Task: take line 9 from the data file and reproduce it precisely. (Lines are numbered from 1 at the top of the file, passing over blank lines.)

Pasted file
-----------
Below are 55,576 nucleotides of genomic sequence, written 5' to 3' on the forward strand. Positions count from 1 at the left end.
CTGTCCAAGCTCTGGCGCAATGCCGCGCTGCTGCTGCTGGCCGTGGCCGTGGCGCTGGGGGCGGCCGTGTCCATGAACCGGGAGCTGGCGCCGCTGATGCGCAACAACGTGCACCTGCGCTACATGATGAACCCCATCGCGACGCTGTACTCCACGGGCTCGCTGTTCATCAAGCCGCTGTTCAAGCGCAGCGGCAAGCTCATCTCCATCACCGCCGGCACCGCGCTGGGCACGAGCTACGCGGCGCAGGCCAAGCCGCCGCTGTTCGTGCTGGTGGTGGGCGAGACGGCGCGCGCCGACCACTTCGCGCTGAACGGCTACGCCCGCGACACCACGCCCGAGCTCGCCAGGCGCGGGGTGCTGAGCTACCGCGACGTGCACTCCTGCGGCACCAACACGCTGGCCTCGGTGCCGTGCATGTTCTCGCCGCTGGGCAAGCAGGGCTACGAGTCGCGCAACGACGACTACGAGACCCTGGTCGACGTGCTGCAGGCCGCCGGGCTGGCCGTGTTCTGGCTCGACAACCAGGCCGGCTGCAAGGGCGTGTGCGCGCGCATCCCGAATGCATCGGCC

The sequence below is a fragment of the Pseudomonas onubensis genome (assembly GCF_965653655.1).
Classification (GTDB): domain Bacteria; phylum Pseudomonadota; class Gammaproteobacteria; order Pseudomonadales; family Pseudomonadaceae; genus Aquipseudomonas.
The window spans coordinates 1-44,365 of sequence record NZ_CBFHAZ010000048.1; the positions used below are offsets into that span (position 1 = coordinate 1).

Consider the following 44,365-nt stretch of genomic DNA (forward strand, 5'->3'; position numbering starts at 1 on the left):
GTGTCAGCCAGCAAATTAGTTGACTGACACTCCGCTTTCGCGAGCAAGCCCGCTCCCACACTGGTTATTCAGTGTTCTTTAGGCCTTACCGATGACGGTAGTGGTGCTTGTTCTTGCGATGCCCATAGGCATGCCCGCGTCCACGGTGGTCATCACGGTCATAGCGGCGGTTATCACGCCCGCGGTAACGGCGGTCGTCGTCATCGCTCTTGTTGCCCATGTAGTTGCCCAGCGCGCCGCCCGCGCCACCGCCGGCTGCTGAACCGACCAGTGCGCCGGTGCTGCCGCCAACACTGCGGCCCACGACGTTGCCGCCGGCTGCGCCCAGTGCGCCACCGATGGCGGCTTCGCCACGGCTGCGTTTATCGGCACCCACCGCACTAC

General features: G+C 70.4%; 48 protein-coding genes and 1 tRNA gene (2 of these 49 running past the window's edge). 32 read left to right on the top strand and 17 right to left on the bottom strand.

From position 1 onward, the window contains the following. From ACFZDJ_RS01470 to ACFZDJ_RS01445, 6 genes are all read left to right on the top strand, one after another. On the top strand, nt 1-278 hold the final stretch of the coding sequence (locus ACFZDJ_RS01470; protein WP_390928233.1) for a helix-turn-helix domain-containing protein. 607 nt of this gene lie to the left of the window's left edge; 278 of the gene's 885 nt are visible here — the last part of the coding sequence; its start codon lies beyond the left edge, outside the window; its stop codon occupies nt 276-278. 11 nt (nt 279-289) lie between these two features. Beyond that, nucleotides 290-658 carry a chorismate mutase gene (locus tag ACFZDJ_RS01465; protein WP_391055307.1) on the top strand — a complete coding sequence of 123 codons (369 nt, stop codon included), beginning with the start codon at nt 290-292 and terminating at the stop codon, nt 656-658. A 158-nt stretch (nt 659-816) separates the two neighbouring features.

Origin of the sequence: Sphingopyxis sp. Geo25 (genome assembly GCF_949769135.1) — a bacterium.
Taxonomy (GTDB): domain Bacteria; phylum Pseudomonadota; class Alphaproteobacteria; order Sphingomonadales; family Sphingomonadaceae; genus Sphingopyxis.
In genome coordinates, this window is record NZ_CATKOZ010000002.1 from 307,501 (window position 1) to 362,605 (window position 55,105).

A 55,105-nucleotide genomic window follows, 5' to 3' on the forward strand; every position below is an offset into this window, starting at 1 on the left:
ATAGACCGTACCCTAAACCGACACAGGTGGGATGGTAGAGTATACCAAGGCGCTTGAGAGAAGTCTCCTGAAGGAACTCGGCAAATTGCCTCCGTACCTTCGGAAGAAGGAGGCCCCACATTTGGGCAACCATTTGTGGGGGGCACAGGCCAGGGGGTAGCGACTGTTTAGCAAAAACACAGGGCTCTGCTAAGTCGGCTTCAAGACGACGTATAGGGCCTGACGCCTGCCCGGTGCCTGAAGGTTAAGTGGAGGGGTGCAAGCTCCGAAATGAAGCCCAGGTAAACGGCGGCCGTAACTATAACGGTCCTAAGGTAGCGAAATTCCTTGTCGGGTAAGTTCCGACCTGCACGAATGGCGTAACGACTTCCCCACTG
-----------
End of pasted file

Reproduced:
From position 1 onward, the window contains the following. From ACFZDJ_RS01470 to ACFZDJ_RS01445, 6 genes are all read left to right on the top strand, one after another. On the top strand, nt 1-278 hold the final stretch of the coding sequence (locus ACFZDJ_RS01470; protein WP_390928233.1) for a helix-turn-helix domain-containing protein. 607 nt of this gene lie to the left of the window's left edge; 278 of the gene's 885 nt are visible here — the last part of the coding sequence; its start codon lies beyond the left edge, outside the window; its stop codon occupies nt 276-278. 11 nt (nt 279-289) lie between these two features. Beyond that, nucleotides 290-658 carry a chorismate mutase gene (locus tag ACFZDJ_RS01465; protein WP_391055307.1) on the top strand — a complete coding sequence of 123 codons (369 nt, stop codon included), beginning with the start codon at nt 290-292 and terminating at the stop codon, nt 656-658. A 158-nt stretch (nt 659-816) separates the two neighbouring features.